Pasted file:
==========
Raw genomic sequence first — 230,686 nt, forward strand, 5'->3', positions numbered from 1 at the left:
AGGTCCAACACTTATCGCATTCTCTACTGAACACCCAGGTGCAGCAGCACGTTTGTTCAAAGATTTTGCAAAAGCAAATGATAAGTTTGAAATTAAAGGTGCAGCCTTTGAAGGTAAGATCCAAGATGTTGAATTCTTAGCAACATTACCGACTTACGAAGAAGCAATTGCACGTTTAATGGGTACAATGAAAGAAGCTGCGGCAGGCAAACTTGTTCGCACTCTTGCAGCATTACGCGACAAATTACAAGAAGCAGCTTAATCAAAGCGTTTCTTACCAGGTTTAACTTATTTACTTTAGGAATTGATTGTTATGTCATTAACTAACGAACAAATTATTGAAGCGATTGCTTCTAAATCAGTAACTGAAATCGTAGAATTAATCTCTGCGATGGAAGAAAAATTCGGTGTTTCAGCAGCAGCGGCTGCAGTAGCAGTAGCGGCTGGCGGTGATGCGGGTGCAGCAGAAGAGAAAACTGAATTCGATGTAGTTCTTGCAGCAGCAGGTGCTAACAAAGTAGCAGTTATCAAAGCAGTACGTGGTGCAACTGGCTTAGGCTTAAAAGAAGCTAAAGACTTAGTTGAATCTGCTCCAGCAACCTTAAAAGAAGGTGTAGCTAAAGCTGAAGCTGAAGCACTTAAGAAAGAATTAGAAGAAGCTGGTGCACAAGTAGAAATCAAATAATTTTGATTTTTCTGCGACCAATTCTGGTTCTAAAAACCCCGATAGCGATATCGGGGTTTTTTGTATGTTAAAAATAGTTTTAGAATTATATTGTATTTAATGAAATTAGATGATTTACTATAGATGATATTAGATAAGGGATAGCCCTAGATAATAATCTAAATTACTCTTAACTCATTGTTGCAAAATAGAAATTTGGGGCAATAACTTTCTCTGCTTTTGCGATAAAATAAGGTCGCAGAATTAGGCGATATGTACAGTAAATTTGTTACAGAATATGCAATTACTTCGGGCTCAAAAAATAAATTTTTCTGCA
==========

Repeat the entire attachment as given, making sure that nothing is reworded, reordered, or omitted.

Raw genomic sequence first — 230,686 nt, forward strand, 5'->3', positions numbered from 1 at the left:
AGGTCCAACACTTATCGCATTCTCTACTGAACACCCAGGTGCAGCAGCACGTTTGTTCAAAGATTTTGCAAAAGCAAATGATAAGTTTGAAATTAAAGGTGCAGCCTTTGAAGGTAAGATCCAAGATGTTGAATTCTTAGCAACATTACCGACTTACGAAGAAGCAATTGCACGTTTAATGGGTACAATGAAAGAAGCTGCGGCAGGCAAACTTGTTCGCACTCTTGCAGCATTACGCGACAAATTACAAGAAGCAGCTTAATCAAAGCGTTTCTTACCAGGTTTAACTTATTTACTTTAGGAATTGATTGTTATGTCATTAACTAACGAACAAATTATTGAAGCGATTGCTTCTAAATCAGTAACTGAAATCGTAGAATTAATCTCTGCGATGGAAGAAAAATTCGGTGTTTCAGCAGCAGCGGCTGCAGTAGCAGTAGCGGCTGGCGGTGATGCGGGTGCAGCAGAAGAGAAAACTGAATTCGATGTAGTTCTTGCAGCAGCAGGTGCTAACAAAGTAGCAGTTATCAAAGCAGTACGTGGTGCAACTGGCTTAGGCTTAAAAGAAGCTAAAGACTTAGTTGAATCTGCTCCAGCAACCTTAAAAGAAGGTGTAGCTAAAGCTGAAGCTGAAGCACTTAAGAAAGAATTAGAAGAAGCTGGTGCACAAGTAGAAATCAAATAATTTTGATTTTTCTGCGACCAATTCTGGTTCTAAAAACCCCGATAGCGATATCGGGGTTTTTTGTATGTTAAAAATAGTTTTAGAATTATATTGTATTTAATGAAATTAGATGATTTACTATAGATGATATTAGATAAGGGATAGCCCTAGATAATAATCTAAATTACTCTTAACTCATTGTTGCAAAATAGAAATTTGGGGCAATAACTTTCTCTGCTTTTGCGATAAAATAAGGTCGCAGAATTAGGCGATATGTACAGTAAATTTGTTACAGAATATGCAATTACTTCGGGCTCAAAAAATAAATTTTTCTGCA